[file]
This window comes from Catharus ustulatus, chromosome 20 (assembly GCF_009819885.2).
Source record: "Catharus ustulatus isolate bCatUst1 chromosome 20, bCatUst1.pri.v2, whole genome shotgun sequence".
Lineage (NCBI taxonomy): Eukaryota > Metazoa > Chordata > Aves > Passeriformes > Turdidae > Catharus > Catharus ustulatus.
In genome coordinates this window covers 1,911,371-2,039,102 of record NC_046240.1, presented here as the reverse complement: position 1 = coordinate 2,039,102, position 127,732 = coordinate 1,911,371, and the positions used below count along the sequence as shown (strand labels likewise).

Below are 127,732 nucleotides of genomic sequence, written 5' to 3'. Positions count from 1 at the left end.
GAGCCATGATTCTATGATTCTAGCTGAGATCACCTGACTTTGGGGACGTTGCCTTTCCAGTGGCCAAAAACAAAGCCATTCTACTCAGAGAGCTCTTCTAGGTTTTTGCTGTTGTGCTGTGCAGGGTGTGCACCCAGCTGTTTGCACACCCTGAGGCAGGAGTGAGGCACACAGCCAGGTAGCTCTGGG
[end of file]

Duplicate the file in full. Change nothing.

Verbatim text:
This window comes from Catharus ustulatus, chromosome 20 (assembly GCF_009819885.2).
Source record: "Catharus ustulatus isolate bCatUst1 chromosome 20, bCatUst1.pri.v2, whole genome shotgun sequence".
Lineage (NCBI taxonomy): Eukaryota > Metazoa > Chordata > Aves > Passeriformes > Turdidae > Catharus > Catharus ustulatus.
In genome coordinates this window covers 1,911,371-2,039,102 of record NC_046240.1, presented here as the reverse complement: position 1 = coordinate 2,039,102, position 127,732 = coordinate 1,911,371, and the positions used below count along the sequence as shown (strand labels likewise).

Below are 127,732 nucleotides of genomic sequence, written 5' to 3'. Positions count from 1 at the left end.
GAGCCATGATTCTATGATTCTAGCTGAGATCACCTGACTTTGGGGACGTTGCCTTTCCAGTGGCCAAAAACAAAGCCATTCTACTCAGAGAGCTCTTCTAGGTTTTTGCTGTTGTGCTGTGCAGGGTGTGCACCCAGCTGTTTGCACACCCTGAGGCAGGAGTGAGGCACACAGCCAGGTAGCTCTGGG